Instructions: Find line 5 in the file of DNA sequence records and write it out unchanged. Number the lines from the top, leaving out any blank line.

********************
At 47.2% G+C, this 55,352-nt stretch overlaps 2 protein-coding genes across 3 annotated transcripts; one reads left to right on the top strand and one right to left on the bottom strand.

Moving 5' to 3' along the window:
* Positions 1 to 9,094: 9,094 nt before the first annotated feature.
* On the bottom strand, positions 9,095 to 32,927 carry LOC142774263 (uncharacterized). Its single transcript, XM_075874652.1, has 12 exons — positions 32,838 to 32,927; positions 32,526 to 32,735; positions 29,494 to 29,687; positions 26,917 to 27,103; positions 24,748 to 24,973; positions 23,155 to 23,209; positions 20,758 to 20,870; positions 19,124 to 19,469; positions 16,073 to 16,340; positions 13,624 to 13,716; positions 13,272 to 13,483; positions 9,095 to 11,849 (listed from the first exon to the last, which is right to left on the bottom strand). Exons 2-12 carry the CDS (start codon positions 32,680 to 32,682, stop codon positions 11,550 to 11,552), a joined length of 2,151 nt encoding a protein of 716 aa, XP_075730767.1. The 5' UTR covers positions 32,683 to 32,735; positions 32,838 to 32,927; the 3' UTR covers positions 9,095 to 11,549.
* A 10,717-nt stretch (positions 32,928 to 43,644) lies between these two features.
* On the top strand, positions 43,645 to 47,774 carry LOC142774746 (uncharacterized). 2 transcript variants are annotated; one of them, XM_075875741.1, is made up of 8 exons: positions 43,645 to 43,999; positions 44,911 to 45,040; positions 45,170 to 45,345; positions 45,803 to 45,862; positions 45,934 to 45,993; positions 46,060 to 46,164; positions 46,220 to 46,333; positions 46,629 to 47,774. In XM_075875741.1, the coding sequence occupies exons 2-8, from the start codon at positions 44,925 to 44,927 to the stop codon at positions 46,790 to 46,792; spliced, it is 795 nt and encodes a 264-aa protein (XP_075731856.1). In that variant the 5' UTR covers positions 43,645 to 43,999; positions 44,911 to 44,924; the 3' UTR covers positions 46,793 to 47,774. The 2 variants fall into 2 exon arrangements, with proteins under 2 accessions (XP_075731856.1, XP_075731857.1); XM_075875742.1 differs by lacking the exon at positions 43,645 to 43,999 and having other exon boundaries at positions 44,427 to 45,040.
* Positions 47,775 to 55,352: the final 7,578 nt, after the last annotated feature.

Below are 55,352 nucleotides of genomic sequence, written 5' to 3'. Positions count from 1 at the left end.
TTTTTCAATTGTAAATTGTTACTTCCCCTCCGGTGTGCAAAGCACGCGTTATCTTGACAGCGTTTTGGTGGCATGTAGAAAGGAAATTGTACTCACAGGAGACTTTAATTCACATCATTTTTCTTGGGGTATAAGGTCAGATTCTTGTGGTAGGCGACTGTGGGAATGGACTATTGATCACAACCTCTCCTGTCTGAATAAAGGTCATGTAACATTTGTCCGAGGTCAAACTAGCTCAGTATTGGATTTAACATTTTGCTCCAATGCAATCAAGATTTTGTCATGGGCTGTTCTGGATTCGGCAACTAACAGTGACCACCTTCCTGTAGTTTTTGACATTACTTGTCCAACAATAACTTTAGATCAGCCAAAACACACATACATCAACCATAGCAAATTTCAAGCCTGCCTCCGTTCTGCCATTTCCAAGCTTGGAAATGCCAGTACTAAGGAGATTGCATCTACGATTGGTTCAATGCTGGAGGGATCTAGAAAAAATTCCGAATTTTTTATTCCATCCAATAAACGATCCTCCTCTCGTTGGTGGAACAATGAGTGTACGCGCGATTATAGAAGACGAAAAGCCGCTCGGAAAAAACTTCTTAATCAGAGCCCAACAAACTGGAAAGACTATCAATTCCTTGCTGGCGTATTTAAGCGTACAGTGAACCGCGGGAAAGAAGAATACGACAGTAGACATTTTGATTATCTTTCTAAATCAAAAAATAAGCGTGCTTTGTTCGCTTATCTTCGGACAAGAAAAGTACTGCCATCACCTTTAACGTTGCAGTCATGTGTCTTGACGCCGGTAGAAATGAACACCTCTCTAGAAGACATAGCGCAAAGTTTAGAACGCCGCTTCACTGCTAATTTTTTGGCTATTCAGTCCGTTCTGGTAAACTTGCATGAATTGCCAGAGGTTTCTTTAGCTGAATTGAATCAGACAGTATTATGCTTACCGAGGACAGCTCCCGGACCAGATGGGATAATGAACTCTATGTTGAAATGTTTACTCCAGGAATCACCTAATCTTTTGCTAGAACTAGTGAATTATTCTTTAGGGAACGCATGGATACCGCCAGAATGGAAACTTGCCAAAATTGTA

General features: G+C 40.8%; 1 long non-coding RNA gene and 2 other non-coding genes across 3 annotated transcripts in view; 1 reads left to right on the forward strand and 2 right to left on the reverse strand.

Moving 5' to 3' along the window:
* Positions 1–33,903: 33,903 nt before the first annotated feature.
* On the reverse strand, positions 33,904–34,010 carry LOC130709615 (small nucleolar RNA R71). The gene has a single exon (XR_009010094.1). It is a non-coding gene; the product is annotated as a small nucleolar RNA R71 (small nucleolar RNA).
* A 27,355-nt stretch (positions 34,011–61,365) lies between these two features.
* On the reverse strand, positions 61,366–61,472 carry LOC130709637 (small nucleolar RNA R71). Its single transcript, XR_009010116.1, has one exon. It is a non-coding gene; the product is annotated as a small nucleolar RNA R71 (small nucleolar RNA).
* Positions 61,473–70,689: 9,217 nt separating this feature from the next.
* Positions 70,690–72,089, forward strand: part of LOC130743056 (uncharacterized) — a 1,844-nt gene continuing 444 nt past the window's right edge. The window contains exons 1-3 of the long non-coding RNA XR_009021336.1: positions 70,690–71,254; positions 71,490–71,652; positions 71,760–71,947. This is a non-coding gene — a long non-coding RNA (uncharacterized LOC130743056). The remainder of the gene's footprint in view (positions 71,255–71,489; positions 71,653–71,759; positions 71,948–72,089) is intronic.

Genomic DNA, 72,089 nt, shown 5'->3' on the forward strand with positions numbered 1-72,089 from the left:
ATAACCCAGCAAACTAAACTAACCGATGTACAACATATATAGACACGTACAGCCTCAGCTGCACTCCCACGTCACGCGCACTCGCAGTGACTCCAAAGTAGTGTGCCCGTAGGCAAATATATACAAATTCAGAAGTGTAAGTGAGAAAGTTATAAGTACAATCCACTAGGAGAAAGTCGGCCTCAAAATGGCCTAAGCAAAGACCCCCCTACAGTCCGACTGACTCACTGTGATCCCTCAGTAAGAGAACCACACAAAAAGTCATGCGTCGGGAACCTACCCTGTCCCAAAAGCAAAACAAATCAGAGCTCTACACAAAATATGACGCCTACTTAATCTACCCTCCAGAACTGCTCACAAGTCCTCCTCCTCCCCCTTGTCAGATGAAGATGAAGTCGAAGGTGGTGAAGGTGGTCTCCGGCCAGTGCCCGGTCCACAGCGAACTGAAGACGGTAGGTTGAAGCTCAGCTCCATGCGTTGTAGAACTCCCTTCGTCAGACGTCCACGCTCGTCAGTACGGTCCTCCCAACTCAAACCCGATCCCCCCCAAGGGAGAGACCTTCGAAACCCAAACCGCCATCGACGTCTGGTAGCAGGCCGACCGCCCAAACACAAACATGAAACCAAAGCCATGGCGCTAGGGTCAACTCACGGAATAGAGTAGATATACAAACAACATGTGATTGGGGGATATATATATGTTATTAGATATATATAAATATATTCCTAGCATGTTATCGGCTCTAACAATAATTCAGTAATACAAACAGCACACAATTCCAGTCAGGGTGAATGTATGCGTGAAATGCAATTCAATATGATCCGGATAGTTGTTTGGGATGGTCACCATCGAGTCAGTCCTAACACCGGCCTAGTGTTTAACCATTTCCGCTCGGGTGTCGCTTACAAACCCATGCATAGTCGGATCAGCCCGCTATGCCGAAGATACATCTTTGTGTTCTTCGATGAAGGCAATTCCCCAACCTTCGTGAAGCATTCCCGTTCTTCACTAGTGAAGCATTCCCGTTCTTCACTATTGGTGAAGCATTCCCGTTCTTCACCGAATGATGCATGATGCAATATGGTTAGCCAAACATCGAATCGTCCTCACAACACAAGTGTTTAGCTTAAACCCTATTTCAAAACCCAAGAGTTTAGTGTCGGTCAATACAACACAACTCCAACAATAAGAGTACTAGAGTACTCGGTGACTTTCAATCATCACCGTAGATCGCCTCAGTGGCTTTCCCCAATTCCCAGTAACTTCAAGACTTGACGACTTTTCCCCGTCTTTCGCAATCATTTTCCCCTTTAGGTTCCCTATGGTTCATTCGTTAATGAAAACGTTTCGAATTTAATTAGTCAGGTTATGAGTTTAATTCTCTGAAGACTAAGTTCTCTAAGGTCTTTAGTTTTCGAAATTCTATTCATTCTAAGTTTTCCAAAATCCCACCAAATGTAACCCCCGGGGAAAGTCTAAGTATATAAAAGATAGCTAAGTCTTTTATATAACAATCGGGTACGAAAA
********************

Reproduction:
* A 10,717-nt stretch (positions 32,928 to 43,644) lies between these two features.